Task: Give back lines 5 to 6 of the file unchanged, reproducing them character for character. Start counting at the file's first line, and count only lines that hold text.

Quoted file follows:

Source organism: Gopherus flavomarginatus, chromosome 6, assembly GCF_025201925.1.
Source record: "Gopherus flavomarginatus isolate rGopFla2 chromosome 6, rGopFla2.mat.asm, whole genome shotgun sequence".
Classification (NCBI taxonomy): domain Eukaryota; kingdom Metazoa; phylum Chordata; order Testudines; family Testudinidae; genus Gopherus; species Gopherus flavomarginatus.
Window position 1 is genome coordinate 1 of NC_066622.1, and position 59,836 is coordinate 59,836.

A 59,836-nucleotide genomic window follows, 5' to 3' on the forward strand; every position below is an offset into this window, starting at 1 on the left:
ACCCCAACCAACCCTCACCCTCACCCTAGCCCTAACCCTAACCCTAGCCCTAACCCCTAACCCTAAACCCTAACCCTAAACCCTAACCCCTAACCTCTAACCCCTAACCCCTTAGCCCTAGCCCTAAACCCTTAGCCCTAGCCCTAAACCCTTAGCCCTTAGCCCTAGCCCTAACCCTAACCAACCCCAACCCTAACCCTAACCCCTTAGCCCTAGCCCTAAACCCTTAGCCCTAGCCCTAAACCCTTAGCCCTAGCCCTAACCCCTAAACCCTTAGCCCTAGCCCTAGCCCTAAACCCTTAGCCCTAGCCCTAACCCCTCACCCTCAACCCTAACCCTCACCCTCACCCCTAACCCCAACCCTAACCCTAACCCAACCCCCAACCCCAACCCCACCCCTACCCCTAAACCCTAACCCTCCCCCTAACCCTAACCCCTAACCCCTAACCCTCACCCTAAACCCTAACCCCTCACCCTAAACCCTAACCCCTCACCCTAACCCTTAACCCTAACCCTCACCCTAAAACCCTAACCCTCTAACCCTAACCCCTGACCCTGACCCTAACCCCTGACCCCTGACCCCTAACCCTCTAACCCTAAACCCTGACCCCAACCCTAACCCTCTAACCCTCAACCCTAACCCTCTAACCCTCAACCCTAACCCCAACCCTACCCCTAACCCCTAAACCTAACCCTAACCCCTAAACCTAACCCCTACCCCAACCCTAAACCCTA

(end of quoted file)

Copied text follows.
A 59,836-nucleotide genomic window follows, 5' to 3' on the forward strand; every position below is an offset into this window, starting at 1 on the left:
ACCCCAACCAACCCTCACCCTCACCCTAGCCCTAACCCTAACCCTAGCCCTAACCCCTAACCCTAAACCCTAACCCTAAACCCTAACCCCTAACCTCTAACCCCTAACCCCTTAGCCCTAGCCCTAAACCCTTAGCCCTAGCCCTAAACCCTTAGCCCTTAGCCCTAGCCCTAACCCTAACCAACCCCAACCCTAACCCTAACCCCTTAGCCCTAGCCCTAAACCCTTAGCCCTAGCCCTAAACCCTTAGCCCTAGCCCTAACCCCTAAACCCTTAGCCCTAGCCCTAGCCCTAAACCCTTAGCCCTAGCCCTAACCCCTCACCCTCAACCCTAACCCTCACCCTCACCCCTAACCCCAACCCTAACCCTAACCCAACCCCCAACCCCAACCCCACCCCTACCCCTAAACCCTAACCCTCCCCCTAACCCTAACCCCTAACCCCTAACCCTCACCCTAAACCCTAACCCCTCACCCTAAACCCTAACCCCTCACCCTAACCCTTAACCCTAACCCTCACCCTAAAACCCTAACCCTCTAACCCTAACCCCTGACCCTGACCCTAACCCCTGACCCCTGACCCCTAACCCTCTAACCCTAAACCCTGACCCCAACCCTAACCCTCTAACCCTCAACCCTAACCCTCTAACCCTCAACCCTAACCCCAACCCTACCCCTAACCCCTAAACCTAACCCTAACCCCTAAACCTAACCCCTACCCCAACCCTAAACCCTA